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the mags away let them bring the ar15 says that they're going to need it to march to the capital to take on an overwhelmed capitol police force, what did you make of what you heard? >> i could imagine what the police officers or law enforcement were saying or what they must've felt when they heard that. and something i've been talking about a long time is i did counterterrorism analysis and so many things like that for 20 years and this was a domestic terrorist event. and the individuals that came in contact with them and i cannot imagine anybody right now after hearing the testimony yesterday whether your far right or right left or middle right or middle left were center, that this was not a domestic terrorism event anyone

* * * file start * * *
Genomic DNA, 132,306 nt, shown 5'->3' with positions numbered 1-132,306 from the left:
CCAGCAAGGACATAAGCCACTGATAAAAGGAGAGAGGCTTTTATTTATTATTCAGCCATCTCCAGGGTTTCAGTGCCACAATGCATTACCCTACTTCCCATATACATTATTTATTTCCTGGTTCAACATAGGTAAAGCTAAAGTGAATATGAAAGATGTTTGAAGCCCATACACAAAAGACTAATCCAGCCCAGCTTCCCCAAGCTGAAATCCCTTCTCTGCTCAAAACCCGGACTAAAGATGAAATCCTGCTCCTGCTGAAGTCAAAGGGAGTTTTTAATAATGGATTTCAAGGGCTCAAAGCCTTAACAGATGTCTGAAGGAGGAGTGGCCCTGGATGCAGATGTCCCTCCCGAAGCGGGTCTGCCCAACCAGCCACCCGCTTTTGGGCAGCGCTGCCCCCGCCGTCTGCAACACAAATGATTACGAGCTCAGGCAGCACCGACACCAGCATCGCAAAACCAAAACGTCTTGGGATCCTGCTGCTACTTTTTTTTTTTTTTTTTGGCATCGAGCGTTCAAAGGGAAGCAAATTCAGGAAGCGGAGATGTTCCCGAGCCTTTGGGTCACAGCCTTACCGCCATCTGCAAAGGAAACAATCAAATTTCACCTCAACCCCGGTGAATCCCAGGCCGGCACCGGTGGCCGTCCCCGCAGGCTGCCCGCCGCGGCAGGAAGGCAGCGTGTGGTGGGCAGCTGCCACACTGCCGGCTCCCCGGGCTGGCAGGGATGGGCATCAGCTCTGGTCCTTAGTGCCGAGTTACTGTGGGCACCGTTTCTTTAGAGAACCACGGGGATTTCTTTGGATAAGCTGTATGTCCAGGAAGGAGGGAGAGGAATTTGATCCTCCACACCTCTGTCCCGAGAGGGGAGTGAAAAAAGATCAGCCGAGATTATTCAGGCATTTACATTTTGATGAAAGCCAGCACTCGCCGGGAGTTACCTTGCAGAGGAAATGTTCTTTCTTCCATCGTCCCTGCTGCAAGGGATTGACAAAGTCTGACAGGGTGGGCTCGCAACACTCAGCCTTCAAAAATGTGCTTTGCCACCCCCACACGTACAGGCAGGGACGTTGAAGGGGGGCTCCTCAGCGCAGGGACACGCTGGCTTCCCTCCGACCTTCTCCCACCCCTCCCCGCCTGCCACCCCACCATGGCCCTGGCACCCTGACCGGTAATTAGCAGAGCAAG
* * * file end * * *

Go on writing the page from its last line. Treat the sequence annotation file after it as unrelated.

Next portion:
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defending it. and i said this yesterday, individuals were sporting the violent whims of someone who was credulous. that is something i have been warning about for a couple years that we have fantasy directing policy at the white house with issues like this where people are storming the capital based on massive lies and a president supporting those people who are storming the capital and this is actually huge and it's a bridge to the follow-on that will cover the data and operational planning. >> cassidy hutchinson described how trump resisted giving a speech the day after the january 6 attack but was commenced by a group of white house aides who urged him it was necessary to condemn the violence and to quell the growing talk of the 25th amendment being invoked to